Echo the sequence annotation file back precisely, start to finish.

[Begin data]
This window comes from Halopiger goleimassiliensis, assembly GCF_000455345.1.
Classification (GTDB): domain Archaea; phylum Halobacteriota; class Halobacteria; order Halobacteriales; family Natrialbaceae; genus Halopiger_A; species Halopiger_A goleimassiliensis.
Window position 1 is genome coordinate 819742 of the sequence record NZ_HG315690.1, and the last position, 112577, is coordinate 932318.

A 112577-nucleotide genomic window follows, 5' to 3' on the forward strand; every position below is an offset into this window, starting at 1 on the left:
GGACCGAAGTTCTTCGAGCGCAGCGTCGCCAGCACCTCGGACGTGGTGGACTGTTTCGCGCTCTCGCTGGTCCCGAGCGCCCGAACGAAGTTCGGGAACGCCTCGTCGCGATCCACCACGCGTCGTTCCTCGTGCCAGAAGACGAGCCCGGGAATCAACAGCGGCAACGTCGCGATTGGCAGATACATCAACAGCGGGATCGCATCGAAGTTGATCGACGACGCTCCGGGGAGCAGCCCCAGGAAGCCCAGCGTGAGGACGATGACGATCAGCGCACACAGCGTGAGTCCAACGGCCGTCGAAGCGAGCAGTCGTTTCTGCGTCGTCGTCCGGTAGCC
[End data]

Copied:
This window comes from Halopiger goleimassiliensis, assembly GCF_000455345.1.
Classification (GTDB): domain Archaea; phylum Halobacteriota; class Halobacteria; order Halobacteriales; family Natrialbaceae; genus Halopiger_A; species Halopiger_A goleimassiliensis.
Window position 1 is genome coordinate 819742 of the sequence record NZ_HG315690.1, and the last position, 112577, is coordinate 932318.

A 112577-nucleotide genomic window follows, 5' to 3' on the forward strand; every position below is an offset into this window, starting at 1 on the left:
GGACCGAAGTTCTTCGAGCGCAGCGTCGCCAGCACCTCGGACGTGGTGGACTGTTTCGCGCTCTCGCTGGTCCCGAGCGCCCGAACGAAGTTCGGGAACGCCTCGTCGCGATCCACCACGCGTCGTTCCTCGTGCCAGAAGACGAGCCCGGGAATCAACAGCGGCAACGTCGCGATTGGCAGATACATCAACAGCGGGATCGCATCGAAGTTGATCGACGACGCTCCGGGGAGCAGCCCCAGGAAGCCCAGCGTGAGGACGATGACGATCAGCGCACACAGCGTGAGTCCAACGGCCGTCGAAGCGAGCAGTCGTTTCTGCGTCGTCGTCCGGTAGCC